IMG_0466 (1)Dana Lixenberg


Awoiska van der Molen

An artist that was also part of the DEUTSCHE BÖRSE Photography Foundation. These images were large and billed as black and white abstracts, all of which were natural world landscapes. I tried with this artist, but the images didn’t resonate with me, although some were cleverly shot. Fairly normal images, but with high contrast resulting from the way the images were shot, giving some abstract shapes. An example is shown below:IMG_0468 (1)







Awoiska van der Molen


Sophie Calle

Another artist in the DEUTSCHE BÖRSE Photography Foundation exhibition. I found this a very moving and thought provoking exhibition, exploring death and relationships. Dealing with serious subject in a very humourous, dignified and engaging manner. The exhibition focused more on the words that were with the photographs and exhibits, and so the meaning came from a different place to the images, but were completely supported by these.  Although I gained a lot from the exhibition, in particular personal insights into mortality, but if the meaning came from a source other than the photograph, should it have even have been in the gallery? This does highlight an issue I’d never really thought about much, how art is catergorised into different types and does this make sense. Does it really matter how meaning is expressed by an artist and if it fits into a particular category? Whatever the answer, I’m pleased I found this exhibition.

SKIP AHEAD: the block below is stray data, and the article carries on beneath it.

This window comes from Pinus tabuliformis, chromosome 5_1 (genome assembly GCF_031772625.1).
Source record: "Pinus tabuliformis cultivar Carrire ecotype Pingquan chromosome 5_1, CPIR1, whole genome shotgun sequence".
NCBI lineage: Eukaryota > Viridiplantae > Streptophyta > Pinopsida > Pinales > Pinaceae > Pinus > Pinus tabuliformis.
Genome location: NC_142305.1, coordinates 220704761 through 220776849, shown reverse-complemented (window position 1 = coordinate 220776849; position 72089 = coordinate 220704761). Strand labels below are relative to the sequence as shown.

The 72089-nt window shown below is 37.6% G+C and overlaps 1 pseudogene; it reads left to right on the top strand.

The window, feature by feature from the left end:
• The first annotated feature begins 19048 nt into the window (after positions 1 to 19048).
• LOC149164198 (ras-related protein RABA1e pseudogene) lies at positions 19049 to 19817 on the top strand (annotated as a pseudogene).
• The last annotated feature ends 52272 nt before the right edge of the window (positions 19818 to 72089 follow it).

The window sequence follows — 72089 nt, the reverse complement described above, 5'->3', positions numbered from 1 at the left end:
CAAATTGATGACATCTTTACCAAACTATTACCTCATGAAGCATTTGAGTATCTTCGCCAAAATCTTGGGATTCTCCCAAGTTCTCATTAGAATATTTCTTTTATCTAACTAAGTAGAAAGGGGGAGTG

All in all, a very educational day and with a very wide range of subject matter and styles, I look forward to my next visit.

Photographer Review – Andreas Gursky and Henri Cartier-Bresson

Both photographers were highlighted as good examples of candid portraits. They do, however have very different approaches. Andreas has a very macro style, often without people. His images are generally colour and feature macro patterns in buildings, people or nature. When people feature, they aren’t recognisable or aware of the image being taken, however the people do seem to be individuals as the choice of background or timing makes them clearly distinguishable. I assume that this may also be due to the use of a wide Depth of Field. A good example is the following image of a swimming pool, where the people seem to be spread evenly, right across the macro viewpoint. Clear, light backgrounds and wide depth of field ensure each individual stands out.

Andreas Gursky, Ratingen, 1987.

On a personal note, I really enjoyed the images of Andreas Gursky as through his macro approach he adds a sense of abstract to the images he creates.

Henri Cartier-Bresson has a different style, with clearly recognisable individuals, sometimes staged images, but often candid. Using Black and White and careful use and placement of backgrounds, the subjects of his images are very clearly the people. He uses the contrast in the black and white images well to draw out the people. Often they appear as silhouettes.

The following is a really good example of one of his candid images that highlights the features described above.

FRANCE. The Var department. Hyères. 1932. Henri Cartier-Bresson

Assignment 1 Feedback

I was pleased with the feedback on my first assignment. Much of the feedback was positive, but there was lots of constructive criticism that I can work on in future.  Key learning points seem to be that I need to ensure that the approach needs to be clear before starting an assignment, stretch myself and try different subjects and techniques, worry less about the technical aspects, and be braver in the editing of images. Tutor notes are available here.


My Assignment 1 submission is at – Assignment 1